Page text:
Association of lower extremity performance with cardiovascular and all-cause mortality in patients with peripheral artery disease: A systematic review and meta-analysis

Dylan R. Morris, Alexander J. Rodriguez, Joseph V. Moxon, Margaret A. Cunningham, Mary M. McDermott, Jonathan Myers, Nicholas J. Leeper, Rhondda E. Jones, Jonathan Golledge*

*Corresponding author for this work

Research output: Contribution to journalArticle

25 Scopus citations

Abstract

Background-Peripheral artery disease (PAD) is associated with impaired mobility and a high rate of mortality. The aim of this systematic review was to investigate whether reduced lower extremity performance was associated with an increased incidence of cardiovascular and all-cause mortality in people with PAD. Methods and Results-A systematic search of the MEDLINE, EMBASE, SCOPUS, Web of Science, and Cochrane Library databases was conducted. Studies assessing the association between measures of lower extremity performance and cardiovascular or allcause mortality in PAD patients were included. A meta-analysis was conducted combining data from commonly assessed performance tests. The 10 identified studies assessed lower extremity performance by strength tests, treadmill walking performance, 6-minute walk, walking velocity, and walking impairment questionnaire (WIQ). A meta-analysis revealed that shorter maximum walking distance was associated with increased 5-year cardiovascular (unadjusted RR=2.54, 95% CI 1.86 to 3.47, P<10-5, n=1577, fixed effects) and all-cause mortality (unadjusted RR=2.23 95% CI 1.85 to 2.69, P<10-5, n=1710, fixed effects). Slower 4-metre walking velocity, a lower WIQ stair-climbing score, and poor hip extension, knee flexion, and plantar flexion strength were also associated with increased mortality. No significant associations were found for hip flexion strength, WIQ distance score, or WIQ speed score with mortality. Conclusions-A number of lower extremity performance measures are prognostic markers for mortality in PAD and may be useful clinical tools for identifying patients at higher risk of death. Further studies are needed to determine whether interventions that improve measures of lower extremity performance reduce mortality.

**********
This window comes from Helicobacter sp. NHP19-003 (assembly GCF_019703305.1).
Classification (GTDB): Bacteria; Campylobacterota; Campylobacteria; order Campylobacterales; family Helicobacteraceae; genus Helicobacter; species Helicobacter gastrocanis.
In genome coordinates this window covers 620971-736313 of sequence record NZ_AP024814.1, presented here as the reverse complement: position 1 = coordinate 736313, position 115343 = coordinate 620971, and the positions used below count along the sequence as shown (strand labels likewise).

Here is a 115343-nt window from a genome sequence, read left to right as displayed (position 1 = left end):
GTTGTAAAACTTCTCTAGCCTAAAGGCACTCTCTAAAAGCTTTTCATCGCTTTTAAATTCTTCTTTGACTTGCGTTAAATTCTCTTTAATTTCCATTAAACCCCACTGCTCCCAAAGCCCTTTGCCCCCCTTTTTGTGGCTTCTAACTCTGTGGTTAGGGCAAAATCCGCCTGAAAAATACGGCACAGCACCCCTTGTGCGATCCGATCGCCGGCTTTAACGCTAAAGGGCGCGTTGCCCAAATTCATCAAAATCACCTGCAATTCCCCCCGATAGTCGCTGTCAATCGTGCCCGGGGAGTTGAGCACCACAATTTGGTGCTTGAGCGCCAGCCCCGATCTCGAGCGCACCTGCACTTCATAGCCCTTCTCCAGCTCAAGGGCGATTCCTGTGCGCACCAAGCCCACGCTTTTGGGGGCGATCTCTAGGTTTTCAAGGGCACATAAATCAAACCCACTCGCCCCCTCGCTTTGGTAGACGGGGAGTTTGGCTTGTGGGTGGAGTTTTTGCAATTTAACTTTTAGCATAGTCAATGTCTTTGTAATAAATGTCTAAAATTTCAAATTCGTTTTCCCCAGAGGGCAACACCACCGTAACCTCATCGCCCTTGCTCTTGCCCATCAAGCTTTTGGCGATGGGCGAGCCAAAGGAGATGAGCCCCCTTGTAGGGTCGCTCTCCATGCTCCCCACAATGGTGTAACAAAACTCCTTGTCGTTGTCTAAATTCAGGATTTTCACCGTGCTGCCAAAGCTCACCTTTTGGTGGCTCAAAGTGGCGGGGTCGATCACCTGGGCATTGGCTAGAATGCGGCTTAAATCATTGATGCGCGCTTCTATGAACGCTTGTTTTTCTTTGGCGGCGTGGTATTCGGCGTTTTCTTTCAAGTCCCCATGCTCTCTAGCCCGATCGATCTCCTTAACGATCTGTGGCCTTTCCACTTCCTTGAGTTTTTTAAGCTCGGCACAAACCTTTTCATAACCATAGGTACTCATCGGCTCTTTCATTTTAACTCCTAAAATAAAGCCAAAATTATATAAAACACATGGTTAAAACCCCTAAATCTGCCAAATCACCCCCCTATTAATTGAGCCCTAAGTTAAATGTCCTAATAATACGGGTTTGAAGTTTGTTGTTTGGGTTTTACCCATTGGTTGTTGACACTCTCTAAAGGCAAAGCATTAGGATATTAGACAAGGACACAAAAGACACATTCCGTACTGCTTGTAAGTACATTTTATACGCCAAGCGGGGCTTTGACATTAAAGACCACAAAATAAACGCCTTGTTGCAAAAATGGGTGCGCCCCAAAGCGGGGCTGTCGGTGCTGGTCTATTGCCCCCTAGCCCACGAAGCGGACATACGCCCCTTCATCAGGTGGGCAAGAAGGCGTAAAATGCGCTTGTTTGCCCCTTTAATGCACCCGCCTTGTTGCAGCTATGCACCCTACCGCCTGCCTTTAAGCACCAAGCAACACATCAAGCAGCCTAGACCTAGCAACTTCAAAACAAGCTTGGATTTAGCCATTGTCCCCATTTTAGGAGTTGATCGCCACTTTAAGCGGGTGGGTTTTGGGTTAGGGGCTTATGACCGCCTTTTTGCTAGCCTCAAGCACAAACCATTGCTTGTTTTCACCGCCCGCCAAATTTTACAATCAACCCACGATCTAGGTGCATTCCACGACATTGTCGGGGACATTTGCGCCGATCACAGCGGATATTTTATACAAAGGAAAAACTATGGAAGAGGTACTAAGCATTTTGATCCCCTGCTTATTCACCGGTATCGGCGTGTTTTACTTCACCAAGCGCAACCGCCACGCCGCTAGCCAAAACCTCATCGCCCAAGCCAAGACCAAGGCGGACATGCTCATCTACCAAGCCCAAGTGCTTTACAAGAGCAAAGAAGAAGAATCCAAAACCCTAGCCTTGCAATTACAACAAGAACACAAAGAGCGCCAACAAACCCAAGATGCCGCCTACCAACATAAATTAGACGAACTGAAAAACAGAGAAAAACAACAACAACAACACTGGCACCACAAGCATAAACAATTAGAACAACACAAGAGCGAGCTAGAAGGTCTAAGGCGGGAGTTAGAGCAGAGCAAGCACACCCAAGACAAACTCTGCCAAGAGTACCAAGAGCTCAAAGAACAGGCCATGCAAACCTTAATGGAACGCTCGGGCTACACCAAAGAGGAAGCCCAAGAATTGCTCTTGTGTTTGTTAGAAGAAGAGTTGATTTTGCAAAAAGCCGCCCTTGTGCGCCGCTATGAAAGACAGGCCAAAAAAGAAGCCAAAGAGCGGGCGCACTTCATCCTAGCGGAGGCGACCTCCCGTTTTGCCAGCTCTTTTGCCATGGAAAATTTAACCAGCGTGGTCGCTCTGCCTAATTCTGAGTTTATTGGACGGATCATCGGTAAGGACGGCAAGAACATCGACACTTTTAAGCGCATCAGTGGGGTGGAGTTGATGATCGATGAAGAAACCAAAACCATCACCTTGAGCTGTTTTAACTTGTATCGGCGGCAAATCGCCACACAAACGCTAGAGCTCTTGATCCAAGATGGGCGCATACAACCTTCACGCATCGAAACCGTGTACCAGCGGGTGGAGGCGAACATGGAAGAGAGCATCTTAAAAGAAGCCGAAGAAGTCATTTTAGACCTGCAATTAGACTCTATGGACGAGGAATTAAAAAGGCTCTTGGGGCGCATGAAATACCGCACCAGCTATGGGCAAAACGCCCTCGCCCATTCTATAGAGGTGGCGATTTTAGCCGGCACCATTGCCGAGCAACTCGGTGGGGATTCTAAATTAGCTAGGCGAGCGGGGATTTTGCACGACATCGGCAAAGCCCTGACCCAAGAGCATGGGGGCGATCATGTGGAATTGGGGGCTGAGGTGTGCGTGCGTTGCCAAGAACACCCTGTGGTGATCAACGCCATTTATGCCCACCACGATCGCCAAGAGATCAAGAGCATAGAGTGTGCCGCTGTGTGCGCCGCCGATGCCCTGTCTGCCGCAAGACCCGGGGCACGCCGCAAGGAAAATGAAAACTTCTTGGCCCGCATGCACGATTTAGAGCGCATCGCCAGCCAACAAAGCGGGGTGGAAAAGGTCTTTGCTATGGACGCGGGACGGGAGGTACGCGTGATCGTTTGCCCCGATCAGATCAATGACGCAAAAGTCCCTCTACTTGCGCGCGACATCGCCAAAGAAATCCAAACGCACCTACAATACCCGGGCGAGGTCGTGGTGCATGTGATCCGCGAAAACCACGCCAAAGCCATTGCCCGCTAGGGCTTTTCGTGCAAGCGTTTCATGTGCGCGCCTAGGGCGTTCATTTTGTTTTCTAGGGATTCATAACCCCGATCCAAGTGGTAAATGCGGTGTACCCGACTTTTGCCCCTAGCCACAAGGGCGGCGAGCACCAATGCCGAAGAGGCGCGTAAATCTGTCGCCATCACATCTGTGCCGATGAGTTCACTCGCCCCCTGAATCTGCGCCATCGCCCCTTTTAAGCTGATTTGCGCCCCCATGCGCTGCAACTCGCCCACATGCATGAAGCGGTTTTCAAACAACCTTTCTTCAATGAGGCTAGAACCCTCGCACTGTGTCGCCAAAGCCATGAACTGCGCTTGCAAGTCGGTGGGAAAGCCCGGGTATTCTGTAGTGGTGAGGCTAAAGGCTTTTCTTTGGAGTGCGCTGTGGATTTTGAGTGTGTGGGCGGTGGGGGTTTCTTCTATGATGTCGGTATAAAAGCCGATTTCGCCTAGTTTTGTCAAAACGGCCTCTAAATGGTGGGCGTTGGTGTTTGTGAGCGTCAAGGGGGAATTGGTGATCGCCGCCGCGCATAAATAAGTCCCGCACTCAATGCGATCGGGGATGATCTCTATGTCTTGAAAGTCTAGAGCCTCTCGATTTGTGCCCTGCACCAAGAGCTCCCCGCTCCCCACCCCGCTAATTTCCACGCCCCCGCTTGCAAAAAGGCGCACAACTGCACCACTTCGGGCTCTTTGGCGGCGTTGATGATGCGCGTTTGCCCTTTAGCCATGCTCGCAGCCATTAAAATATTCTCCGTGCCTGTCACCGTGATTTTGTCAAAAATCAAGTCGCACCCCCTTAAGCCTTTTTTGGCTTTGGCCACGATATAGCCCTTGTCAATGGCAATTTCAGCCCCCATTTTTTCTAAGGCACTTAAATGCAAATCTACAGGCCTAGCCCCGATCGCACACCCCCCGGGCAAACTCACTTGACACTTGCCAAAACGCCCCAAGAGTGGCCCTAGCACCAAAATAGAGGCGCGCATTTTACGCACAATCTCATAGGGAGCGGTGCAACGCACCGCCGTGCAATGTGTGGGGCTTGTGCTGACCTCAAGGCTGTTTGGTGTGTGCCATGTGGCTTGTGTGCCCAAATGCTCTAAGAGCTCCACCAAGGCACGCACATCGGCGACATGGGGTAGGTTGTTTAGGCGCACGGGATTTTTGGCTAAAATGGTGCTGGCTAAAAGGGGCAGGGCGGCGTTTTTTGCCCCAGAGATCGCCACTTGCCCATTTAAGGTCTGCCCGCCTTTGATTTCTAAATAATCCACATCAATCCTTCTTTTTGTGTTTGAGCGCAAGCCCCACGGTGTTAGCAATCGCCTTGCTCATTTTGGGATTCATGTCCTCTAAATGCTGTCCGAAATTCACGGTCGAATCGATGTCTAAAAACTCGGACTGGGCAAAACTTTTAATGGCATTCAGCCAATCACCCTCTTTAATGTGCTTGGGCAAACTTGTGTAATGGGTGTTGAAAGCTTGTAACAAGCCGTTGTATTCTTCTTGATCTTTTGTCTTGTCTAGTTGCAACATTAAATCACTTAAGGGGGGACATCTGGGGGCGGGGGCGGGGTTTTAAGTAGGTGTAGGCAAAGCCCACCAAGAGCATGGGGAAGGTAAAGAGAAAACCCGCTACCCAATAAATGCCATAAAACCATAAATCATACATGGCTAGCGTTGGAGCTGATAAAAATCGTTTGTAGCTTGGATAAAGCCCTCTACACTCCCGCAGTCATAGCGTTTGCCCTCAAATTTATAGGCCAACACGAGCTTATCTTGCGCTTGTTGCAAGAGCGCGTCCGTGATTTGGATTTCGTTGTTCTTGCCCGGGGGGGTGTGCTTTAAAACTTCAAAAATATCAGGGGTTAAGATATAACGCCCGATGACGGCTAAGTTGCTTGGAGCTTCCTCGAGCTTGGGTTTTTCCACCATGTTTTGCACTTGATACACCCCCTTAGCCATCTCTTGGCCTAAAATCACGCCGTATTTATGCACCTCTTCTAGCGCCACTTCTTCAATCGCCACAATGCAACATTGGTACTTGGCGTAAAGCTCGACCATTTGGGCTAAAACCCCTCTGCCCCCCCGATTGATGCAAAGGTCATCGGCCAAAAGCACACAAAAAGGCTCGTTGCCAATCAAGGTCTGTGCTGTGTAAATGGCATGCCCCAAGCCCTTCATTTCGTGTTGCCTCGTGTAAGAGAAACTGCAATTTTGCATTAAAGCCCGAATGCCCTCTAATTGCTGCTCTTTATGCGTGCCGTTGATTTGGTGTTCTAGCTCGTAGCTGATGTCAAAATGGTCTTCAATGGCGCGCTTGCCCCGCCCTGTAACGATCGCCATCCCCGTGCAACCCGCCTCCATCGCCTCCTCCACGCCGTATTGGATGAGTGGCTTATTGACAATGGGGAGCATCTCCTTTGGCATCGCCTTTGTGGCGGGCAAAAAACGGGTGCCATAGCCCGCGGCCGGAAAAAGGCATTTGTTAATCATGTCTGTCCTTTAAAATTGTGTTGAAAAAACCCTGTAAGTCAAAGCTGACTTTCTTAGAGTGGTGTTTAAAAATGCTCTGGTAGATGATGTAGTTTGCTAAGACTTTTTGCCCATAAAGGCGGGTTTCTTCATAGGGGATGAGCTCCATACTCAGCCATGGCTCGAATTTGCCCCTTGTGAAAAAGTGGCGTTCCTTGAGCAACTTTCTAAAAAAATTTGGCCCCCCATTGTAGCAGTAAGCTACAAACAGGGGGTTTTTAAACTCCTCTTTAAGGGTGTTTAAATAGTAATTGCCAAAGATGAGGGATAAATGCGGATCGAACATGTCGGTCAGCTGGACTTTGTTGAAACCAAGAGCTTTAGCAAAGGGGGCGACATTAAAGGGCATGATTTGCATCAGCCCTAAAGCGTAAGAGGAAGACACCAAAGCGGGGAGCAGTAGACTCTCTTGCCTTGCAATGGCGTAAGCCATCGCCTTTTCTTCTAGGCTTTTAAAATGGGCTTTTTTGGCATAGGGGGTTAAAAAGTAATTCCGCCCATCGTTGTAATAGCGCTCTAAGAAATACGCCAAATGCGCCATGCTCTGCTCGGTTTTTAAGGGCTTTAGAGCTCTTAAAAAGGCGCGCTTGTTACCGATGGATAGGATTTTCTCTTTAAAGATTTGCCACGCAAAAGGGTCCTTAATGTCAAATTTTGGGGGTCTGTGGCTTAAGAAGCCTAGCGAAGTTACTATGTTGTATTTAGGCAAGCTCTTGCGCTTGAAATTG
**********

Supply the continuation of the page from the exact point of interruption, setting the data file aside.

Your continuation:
Original languageEnglish (US)
Article numbere001105
JournalJournal of the American Heart Association
Volume3
Issue number4
DOIs
StatePublished - 2014

Keywords

  • Lower extremity performance
  • Mortality
  • Peripheral artery disease

ASJC Scopus subject areas

  • Cardiology and Cardiovascular Medicine

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